The passing of Lou Reed has deeply affected all those of us who were fans of music music, but it must be especially hard for the few artists who had the opportunity to collaborate with the late legend. Reed's final recording released during his lifetime was a cover of Peter Gabriel's 1977 song "Solsbury Hill" on the covers compilation "And I'll Scratch Yours."

But the last original song he worked on was "the Wanderlust," a duet with Toronto singer Emily Haines' on Metric's 2012 album "Synthetica." Haines' mournful tweet last night inspired us top dig up an interview we did with her last year about working with Lou Reed, which we're running below.


Metric
I am beyond sadness at the loss of my friend Lou Reed. Sending my love to Laurie. Can't say anything more just yet. In denial.

R.I.P.

This article originally ran on Spinner.ca on June 7, 2012

"Wanderlust," the penultimate song on Metric's long-awaited new album "Synthetica," boasts an unexpected back-up vocal that sounds like the opposite of the album title. It's authentic, apocalyptic and instantly recognizable despite it's lack of advance billing. Oh hello, Lou Reed.

"I thought it'd be nice for people to discover it," Emily Haines tells Spinner, smiling while seated on a comfortably ratty couch at the electro-rock band's own Giant Studios in downtown Toronto.

Haines and Reed first met thanks to an amazingly Canadian confluence of events. While both were playing a Neil Young tribute concert during Vancouver's Winter Olympics, the Metric singer was introduced to the former Velvet Underground bandleader by Barenaked Ladies' Kevin Hearn.

"I assumed he would just say, 'Oh, whatever... nice to meet you' and instead he said, 'ah, Emily Haines, who would you rather be? The Beatles or the Rolling Stones?'" says Haines, who was shocked that Reed had just referenced Metric's "Gimme Sympathy" song. "I was, 'Aw. No fucking way! He knows my name. Not only does he know my band -- which I totally didn't expect --it was a total writer shout-out, which you know is such an important part to me."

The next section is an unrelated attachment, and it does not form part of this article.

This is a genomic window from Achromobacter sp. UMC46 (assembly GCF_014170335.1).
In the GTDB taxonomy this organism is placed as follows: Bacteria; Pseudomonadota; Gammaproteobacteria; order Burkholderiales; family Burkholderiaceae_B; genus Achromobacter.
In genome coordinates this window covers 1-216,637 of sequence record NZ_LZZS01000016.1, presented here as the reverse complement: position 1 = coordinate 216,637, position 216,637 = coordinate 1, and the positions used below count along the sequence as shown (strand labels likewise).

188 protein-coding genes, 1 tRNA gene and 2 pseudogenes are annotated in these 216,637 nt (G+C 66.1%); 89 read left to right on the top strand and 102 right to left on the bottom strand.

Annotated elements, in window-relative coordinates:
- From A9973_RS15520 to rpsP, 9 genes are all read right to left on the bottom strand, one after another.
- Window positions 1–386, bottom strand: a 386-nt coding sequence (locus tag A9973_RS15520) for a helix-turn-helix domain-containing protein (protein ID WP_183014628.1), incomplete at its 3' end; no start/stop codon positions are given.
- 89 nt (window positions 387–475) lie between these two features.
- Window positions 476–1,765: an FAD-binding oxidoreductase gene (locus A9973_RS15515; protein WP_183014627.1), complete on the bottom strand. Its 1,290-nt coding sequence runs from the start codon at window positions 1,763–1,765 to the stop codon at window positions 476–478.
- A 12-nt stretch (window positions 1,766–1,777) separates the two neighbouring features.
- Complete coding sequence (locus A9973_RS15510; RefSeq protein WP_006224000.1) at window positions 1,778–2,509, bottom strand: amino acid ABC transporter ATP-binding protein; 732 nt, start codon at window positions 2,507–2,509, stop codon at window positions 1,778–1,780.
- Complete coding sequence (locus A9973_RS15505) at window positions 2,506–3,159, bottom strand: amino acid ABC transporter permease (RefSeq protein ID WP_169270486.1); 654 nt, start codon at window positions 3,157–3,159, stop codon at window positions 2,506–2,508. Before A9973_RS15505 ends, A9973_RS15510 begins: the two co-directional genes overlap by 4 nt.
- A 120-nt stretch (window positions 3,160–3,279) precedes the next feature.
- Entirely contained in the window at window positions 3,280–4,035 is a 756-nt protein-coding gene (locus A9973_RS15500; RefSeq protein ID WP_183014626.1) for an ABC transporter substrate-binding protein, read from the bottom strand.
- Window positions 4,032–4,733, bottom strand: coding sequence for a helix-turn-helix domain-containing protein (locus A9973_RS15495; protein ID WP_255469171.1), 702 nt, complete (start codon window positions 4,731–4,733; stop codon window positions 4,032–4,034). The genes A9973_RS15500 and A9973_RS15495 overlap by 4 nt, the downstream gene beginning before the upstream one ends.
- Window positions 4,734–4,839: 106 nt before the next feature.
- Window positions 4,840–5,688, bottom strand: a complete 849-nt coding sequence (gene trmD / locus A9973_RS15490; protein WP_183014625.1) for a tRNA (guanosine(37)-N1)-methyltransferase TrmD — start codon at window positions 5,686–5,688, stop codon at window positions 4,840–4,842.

Haines says they hit off instantly and she went to dinner with Reed and his friends that night. Later, Reed and his wife Laurie Anderson invited her to perform with him at 'Vivid Live,' an event they were curating at the Sydney Opera House in Australia.

Interview continues after Wanderlust lyric video

"We were rehearsing so the two of us were sitting in chairs next to each other with a room filled with people being really nervous," she says. "But I felt really comfortable with him. We did the song 'Cold Black Sea' from his record about cancer. It was really heavy and it was funny because he totally wasn't playing the main riff. I learned it that way and I was 'where's the riff, Lou?'

"Everyone gasped and he said, 'I can't remember...' I said 'you gotta play the riff, this is the jam. This is the best part.' And everyone was 'Ahhhh! she can't say that.' But he was totally 'ah you're right Haines,' and learned it.

"We did 'Perfect Day' in that same rehearsal and I was singing it. It was really intense. I asked, 'do you have any comment?' and he was 'Well, you have to find the deepest part of yourself otherwise it's just a picnic in the park.' I'm trying to muster my version of a lot of pain and am used to everyone telling me, from as long as I remember, 'you know, you're pretty dark.' Yeah, I fucking know. I'm a heavy cat. So it was nice to be with the Prince of Pain and realize the furthest I could delve was probably going to come up kinda pretty."

The two collaborated again last summer for Shelebration, a tribute to children's poet Shel Silverstein in Central Park. At the time, Metric were finishing "Synthetica" and they were struggling with the line "Wanderlust will carry us on..."

"When I sang it, or the guys sang it, it was like, 'what is this... 'Glee'?' This is not working, but we needed this feeling expressed of just keep on keeping on. I called Lou and he said yes."

Per Reed's wishes, their mics were set up facing each other and they sang the whole song together. Though they wound up only using Reed on the chorus.

"We thought it needed to be a moment, not stand out from the record. At some point maybe we'll release that version.

"So that's the Lou."

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